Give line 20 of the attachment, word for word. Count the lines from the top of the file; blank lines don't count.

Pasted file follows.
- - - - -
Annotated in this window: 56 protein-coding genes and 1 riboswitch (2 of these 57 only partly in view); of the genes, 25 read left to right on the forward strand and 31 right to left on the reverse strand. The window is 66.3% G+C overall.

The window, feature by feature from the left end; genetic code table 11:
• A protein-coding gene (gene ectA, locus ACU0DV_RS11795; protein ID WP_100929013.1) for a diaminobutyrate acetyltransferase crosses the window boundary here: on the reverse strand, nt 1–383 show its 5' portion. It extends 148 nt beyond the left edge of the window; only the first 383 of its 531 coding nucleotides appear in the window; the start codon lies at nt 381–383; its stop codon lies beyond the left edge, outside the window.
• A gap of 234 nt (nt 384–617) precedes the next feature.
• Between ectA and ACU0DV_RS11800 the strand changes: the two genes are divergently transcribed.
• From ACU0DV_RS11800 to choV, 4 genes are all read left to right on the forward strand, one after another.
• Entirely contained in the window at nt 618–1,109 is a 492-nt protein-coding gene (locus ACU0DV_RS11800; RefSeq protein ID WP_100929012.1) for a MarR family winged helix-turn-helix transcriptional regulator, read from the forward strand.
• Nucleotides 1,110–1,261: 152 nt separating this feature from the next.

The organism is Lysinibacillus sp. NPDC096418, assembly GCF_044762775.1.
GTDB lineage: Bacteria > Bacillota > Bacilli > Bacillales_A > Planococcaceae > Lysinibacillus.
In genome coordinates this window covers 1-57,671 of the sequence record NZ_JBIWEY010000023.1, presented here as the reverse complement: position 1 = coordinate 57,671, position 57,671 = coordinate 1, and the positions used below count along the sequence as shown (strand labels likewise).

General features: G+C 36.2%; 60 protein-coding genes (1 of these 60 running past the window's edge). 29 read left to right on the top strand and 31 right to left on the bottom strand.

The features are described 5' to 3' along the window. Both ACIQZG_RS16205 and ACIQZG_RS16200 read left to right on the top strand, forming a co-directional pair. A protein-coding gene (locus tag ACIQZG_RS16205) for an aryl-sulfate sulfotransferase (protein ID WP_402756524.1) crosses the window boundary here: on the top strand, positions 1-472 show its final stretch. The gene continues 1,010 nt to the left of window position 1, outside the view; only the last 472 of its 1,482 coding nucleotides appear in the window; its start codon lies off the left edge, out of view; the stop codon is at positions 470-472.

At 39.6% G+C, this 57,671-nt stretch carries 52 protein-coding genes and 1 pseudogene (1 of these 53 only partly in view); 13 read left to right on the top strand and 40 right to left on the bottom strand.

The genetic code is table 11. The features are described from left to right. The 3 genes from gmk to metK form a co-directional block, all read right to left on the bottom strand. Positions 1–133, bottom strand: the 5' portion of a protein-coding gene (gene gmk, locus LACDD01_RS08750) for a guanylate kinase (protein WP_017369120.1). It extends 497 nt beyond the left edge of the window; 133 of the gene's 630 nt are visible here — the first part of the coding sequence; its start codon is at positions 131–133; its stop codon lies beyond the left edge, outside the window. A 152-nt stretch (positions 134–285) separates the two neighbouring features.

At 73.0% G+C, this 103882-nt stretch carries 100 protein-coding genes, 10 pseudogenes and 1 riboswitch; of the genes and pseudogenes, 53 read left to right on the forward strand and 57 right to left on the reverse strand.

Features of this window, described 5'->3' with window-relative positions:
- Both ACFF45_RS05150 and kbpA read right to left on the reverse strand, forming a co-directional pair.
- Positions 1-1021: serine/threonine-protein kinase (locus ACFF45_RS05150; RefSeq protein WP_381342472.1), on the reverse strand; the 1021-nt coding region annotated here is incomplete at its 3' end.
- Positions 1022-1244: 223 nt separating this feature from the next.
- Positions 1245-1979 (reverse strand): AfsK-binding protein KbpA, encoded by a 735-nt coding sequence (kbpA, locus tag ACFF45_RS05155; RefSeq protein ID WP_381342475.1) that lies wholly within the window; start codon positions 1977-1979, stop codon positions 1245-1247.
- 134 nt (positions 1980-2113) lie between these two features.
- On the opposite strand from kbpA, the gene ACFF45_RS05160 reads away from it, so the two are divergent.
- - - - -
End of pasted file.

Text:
- Positions 1022-1244: 223 nt separating this feature from the next.